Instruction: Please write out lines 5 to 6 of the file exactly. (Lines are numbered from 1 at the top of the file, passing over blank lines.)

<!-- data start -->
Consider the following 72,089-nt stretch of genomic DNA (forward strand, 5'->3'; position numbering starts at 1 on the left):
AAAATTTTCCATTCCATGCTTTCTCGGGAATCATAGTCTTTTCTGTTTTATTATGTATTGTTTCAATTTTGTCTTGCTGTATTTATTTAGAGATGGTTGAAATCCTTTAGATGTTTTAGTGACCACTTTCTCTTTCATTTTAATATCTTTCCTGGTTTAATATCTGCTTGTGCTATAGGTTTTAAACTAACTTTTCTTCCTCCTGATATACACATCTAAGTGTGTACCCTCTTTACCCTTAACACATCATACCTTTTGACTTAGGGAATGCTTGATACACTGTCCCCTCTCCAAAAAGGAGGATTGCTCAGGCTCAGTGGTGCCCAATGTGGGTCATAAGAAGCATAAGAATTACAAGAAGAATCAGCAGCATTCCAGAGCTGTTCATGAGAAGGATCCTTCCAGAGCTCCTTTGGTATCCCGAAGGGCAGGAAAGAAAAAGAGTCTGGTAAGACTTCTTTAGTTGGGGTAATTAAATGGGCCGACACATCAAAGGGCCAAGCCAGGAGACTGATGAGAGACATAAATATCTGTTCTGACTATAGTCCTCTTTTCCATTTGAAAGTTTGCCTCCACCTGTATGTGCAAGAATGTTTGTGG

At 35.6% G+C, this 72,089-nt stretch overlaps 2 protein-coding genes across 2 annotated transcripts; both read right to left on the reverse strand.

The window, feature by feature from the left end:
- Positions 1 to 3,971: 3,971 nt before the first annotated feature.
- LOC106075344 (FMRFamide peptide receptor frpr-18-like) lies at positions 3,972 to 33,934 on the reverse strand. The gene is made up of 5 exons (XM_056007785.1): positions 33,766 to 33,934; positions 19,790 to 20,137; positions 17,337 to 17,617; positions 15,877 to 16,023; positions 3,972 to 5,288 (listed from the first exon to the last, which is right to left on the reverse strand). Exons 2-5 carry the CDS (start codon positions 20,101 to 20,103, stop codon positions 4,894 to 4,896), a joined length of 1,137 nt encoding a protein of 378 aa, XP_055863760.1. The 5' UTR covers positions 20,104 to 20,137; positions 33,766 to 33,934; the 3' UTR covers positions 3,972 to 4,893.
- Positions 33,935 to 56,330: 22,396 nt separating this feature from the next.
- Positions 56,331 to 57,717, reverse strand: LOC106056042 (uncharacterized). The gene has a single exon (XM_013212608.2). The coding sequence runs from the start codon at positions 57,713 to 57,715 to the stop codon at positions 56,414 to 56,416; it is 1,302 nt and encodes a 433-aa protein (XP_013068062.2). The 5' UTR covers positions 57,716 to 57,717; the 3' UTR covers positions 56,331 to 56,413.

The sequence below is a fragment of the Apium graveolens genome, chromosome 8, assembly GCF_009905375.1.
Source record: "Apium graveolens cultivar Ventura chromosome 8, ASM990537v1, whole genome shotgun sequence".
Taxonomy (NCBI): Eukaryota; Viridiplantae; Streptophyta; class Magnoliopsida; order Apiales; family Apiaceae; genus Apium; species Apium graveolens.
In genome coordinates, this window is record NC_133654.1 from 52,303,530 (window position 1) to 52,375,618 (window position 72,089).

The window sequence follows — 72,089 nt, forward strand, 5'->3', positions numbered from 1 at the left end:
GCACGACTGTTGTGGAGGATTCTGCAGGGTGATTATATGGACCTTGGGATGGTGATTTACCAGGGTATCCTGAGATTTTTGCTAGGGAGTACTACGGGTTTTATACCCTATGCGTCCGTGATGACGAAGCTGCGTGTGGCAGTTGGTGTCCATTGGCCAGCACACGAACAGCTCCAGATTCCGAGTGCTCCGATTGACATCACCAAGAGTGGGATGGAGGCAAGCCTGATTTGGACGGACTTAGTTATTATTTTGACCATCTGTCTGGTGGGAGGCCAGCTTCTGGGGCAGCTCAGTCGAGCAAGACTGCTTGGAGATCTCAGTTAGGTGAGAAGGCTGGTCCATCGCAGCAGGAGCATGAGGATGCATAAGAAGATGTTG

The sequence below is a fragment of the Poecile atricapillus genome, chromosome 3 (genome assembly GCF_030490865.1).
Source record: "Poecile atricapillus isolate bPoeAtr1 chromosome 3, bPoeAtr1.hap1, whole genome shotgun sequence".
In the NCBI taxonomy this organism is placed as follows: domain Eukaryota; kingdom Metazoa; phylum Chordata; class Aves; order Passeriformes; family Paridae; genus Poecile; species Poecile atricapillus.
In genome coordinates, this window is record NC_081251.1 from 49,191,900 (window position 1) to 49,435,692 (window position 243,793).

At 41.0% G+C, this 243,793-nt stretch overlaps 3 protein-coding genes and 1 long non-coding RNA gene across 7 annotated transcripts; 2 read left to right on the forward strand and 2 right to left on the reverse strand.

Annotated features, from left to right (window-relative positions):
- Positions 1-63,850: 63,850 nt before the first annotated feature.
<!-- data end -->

- Positions 1 to 3,971: 3,971 nt before the first annotated feature.
- LOC106075344 (FMRFamide peptide receptor frpr-18-like) lies at positions 3,972 to 33,934 on the reverse strand. The gene is made up of 5 exons (XM_056007785.1): positions 33,766 to 33,934; positions 19,790 to 20,137; positions 17,337 to 17,617; positions 15,877 to 16,023; positions 3,972 to 5,288 (listed from the first exon to the last, which is right to left on the reverse strand). Exons 2-5 carry the CDS (start codon positions 20,101 to 20,103, stop codon positions 4,894 to 4,896), a joined length of 1,137 nt encoding a protein of 378 aa, XP_055863760.1. The 5' UTR covers positions 20,104 to 20,137; positions 33,766 to 33,934; the 3' UTR covers positions 3,972 to 4,893.